America’s sick relationship with meat. American men eat too much meat for their health, yet carnivorism is plastered all over contemporary culture as a masculine trait, Deena Shanker writes. Meanwhile, women are far under-represented at the top of the meat industry, yet over-represented in meat processing plants, where injury rates are appallingly high.

At home (and work) with Bill and Melinda Gates. The Quartz video team spent some time in Seattle with the world’s biggest philanthropists and interviewed them about how a clean-energy breakthrough might still save the planet, how billionaires can bring up well-adjusted kids, and how to change a community by sharing school drop-off duties. Plus, a brief video history of Bill Gates’ little-known sense of humor.

Il Trumpo is not a joke. Silvio Berlusconi was a foul-mouthed, funny, buffoonish tycoon who nobody thought could win. “Then one day we woke up to find our government overrun by criminals, our economy destroyed, and our cultural mores perverted to the extent that the objectification of women was commonplace.” Annalisa Merelli brings home to Americans a dire warning from her native Italy.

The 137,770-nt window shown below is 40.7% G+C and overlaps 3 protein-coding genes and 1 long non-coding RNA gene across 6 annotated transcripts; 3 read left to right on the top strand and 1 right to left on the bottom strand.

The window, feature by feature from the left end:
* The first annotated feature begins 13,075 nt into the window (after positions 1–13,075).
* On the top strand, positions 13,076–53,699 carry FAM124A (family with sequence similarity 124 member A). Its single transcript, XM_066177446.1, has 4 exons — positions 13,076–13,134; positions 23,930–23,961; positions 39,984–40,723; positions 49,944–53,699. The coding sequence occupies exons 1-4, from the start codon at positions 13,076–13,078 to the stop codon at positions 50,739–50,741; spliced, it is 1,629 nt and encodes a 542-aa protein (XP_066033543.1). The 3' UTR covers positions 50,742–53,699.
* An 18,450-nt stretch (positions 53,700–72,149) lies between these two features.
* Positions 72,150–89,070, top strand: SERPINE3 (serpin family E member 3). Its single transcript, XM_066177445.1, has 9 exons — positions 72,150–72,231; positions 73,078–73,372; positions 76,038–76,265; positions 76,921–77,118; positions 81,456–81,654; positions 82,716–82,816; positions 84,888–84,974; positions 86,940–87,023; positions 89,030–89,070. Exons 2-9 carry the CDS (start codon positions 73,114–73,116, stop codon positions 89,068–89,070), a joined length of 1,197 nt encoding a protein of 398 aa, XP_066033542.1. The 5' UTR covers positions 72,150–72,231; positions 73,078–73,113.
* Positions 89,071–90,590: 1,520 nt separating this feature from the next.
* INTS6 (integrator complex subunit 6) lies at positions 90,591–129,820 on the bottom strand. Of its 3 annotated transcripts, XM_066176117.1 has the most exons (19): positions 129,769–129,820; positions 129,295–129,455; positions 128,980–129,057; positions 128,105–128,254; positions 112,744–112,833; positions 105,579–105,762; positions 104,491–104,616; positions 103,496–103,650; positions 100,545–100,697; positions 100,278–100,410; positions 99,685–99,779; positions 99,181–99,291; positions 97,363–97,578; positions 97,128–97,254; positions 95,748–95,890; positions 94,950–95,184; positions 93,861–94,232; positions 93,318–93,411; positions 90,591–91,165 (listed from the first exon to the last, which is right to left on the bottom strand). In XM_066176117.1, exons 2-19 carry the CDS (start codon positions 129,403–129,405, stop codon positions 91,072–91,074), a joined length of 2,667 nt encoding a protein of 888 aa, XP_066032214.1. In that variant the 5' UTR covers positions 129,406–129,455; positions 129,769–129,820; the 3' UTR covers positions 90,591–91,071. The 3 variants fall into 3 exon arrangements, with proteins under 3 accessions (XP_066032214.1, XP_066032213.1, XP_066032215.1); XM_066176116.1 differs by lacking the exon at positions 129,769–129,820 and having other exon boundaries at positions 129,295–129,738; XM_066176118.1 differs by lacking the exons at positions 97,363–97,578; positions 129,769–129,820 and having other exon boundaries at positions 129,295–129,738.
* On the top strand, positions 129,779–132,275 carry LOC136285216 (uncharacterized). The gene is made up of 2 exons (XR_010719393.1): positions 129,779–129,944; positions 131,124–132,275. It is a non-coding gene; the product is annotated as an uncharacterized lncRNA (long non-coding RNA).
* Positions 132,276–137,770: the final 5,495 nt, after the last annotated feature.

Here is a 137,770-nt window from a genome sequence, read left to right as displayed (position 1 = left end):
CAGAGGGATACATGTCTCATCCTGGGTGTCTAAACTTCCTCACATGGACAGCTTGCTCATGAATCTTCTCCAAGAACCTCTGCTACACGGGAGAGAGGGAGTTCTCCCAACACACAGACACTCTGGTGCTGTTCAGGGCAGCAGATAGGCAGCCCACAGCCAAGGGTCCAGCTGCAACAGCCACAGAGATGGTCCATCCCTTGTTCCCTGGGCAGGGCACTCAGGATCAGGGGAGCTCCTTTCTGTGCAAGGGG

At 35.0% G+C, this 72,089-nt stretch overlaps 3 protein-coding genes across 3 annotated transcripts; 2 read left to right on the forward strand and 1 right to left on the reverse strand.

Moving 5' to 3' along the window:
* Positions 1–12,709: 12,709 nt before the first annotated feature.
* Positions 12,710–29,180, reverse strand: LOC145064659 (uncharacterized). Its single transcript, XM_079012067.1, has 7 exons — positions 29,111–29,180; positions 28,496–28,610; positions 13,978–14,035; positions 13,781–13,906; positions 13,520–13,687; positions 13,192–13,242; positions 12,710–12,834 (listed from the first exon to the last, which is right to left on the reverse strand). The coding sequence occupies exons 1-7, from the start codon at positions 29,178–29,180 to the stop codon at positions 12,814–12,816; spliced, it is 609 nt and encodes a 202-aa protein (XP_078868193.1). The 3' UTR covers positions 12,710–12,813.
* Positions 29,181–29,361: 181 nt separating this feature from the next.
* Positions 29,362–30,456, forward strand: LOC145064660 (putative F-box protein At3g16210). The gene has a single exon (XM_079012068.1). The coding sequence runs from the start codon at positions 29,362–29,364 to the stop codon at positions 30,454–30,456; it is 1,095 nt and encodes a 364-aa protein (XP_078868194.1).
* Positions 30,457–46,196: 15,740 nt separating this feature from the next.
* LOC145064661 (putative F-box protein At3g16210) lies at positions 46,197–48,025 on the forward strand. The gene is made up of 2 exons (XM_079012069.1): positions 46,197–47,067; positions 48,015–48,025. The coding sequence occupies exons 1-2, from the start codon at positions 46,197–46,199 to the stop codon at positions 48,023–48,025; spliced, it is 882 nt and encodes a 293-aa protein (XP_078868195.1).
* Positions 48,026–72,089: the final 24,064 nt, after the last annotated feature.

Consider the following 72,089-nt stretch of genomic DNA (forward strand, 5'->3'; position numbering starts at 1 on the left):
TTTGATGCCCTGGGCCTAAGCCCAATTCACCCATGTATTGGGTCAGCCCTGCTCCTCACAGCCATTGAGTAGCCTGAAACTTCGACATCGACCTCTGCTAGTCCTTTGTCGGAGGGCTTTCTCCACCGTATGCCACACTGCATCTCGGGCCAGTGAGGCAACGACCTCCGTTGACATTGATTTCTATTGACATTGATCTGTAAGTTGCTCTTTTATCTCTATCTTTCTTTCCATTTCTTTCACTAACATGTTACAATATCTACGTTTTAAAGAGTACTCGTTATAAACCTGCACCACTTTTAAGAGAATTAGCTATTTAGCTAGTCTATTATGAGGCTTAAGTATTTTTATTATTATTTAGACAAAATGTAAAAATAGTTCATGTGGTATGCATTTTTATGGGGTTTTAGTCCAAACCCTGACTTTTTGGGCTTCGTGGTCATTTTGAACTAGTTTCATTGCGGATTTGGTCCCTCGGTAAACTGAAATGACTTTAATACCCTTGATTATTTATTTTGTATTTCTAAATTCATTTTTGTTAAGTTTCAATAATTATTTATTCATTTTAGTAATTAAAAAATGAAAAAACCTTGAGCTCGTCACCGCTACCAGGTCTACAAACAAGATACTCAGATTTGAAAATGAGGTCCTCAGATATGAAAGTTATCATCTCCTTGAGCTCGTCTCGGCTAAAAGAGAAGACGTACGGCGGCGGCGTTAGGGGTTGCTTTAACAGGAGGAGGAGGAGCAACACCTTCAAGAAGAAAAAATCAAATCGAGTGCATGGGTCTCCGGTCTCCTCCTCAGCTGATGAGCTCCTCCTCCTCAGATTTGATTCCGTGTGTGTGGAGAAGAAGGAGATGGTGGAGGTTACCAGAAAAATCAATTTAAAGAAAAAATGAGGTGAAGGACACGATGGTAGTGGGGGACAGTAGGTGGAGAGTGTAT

Also in election coverage: Sady Doyle and Hanna Kozlowska analyze the US’s love-hate relationship with Hillary Clinton, and Gwynn Guilford on the South Carolina town that has “an uncanny knack for getting big-government-hating GOP candidates to promise big government spending.”

Five things elsewhere that made us smarter

The unsung movie heroes of Bollywood. In Western film-making the script supervisor is indispensable—the person who ensures continuity from shot to shot. Indian film directors hardly use them. But those few who practice the craft can become legends, as Tanul Thakur relates in thisintimate look inside Bollywood for Caravan.